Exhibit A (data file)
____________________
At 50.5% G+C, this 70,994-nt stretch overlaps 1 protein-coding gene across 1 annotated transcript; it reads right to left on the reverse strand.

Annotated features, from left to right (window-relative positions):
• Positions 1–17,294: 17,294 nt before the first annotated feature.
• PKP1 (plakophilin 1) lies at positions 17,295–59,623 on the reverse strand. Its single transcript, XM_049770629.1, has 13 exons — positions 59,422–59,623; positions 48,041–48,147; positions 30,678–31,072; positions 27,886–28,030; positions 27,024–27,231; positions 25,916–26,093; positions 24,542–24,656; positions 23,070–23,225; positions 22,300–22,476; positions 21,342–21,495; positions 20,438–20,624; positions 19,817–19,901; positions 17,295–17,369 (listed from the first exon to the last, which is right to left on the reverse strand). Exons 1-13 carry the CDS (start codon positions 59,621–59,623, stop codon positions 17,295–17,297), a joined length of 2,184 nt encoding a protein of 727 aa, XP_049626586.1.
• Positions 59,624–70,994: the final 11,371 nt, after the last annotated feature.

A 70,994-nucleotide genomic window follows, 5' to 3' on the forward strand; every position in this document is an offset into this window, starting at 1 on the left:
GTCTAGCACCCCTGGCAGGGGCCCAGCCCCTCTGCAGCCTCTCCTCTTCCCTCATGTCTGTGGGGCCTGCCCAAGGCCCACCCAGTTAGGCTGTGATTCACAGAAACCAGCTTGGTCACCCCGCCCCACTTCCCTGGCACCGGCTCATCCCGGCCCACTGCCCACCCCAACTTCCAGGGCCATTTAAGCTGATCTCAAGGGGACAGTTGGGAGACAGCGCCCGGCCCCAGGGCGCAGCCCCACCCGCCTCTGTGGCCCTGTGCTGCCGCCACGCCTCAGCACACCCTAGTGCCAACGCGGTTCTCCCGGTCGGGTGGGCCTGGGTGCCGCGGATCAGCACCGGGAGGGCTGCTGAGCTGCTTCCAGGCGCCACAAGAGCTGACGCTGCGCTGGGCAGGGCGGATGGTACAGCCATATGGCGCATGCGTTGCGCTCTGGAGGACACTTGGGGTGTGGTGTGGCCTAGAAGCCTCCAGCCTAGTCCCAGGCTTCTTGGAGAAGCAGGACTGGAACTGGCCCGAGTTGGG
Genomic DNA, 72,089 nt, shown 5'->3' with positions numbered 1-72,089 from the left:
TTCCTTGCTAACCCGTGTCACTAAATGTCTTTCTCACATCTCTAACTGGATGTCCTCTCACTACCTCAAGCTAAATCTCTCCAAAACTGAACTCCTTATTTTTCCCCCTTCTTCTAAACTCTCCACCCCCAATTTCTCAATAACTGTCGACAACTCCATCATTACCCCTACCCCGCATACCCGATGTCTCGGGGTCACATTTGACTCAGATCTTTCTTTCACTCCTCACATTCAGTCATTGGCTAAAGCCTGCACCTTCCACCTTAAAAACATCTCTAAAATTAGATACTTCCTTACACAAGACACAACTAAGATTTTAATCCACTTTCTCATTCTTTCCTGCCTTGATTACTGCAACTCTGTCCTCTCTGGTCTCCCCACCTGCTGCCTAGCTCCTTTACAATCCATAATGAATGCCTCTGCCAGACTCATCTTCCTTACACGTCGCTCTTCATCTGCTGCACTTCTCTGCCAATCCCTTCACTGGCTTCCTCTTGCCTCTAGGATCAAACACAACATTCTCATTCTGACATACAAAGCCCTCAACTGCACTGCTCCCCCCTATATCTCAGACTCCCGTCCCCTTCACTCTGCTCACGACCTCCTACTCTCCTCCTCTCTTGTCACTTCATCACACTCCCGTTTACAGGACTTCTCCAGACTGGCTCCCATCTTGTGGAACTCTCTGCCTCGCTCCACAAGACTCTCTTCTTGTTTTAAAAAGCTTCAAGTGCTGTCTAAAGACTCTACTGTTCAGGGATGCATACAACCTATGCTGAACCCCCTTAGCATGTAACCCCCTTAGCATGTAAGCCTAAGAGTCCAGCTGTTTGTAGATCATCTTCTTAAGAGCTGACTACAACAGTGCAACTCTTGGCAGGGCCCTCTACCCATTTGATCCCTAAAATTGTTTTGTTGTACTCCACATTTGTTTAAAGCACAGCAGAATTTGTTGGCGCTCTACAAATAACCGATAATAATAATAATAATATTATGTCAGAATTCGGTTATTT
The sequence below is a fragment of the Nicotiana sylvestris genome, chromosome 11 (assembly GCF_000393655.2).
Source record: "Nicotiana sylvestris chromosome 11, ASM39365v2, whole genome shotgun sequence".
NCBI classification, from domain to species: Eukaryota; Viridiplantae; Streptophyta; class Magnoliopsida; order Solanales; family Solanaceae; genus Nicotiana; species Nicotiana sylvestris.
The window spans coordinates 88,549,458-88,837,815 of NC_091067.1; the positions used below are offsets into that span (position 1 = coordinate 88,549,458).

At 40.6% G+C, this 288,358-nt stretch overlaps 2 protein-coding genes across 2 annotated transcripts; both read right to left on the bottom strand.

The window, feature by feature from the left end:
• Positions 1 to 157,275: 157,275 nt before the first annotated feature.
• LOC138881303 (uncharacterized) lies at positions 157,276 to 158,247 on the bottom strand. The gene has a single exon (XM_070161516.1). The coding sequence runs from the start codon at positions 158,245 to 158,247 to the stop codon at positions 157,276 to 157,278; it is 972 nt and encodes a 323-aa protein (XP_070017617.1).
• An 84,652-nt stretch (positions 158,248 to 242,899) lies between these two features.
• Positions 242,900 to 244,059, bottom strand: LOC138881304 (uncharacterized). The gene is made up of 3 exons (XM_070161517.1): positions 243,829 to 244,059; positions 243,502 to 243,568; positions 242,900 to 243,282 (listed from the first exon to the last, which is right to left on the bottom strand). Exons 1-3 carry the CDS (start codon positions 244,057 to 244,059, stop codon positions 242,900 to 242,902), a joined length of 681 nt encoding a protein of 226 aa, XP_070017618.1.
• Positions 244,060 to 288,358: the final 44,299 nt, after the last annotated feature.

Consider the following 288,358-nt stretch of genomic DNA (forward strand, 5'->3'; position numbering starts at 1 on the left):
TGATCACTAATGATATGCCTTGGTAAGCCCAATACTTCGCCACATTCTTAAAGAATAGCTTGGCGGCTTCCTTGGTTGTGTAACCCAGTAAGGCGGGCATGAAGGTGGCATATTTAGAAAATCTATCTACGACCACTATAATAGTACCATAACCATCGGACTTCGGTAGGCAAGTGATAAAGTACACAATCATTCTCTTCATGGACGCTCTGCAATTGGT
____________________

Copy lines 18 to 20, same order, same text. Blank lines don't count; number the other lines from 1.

• An 84,652-nt stretch (positions 158,248 to 242,899) lies between these two features.
• Positions 242,900 to 244,059, bottom strand: LOC138881304 (uncharacterized). The gene is made up of 3 exons (XM_070161517.1): positions 243,829 to 244,059; positions 243,502 to 243,568; positions 242,900 to 243,282 (listed from the first exon to the last, which is right to left on the bottom strand). Exons 1-3 carry the CDS (start codon positions 244,057 to 244,059, stop codon positions 242,900 to 242,902), a joined length of 681 nt encoding a protein of 226 aa, XP_070017618.1.
• Positions 244,060 to 288,358: the final 44,299 nt, after the last annotated feature.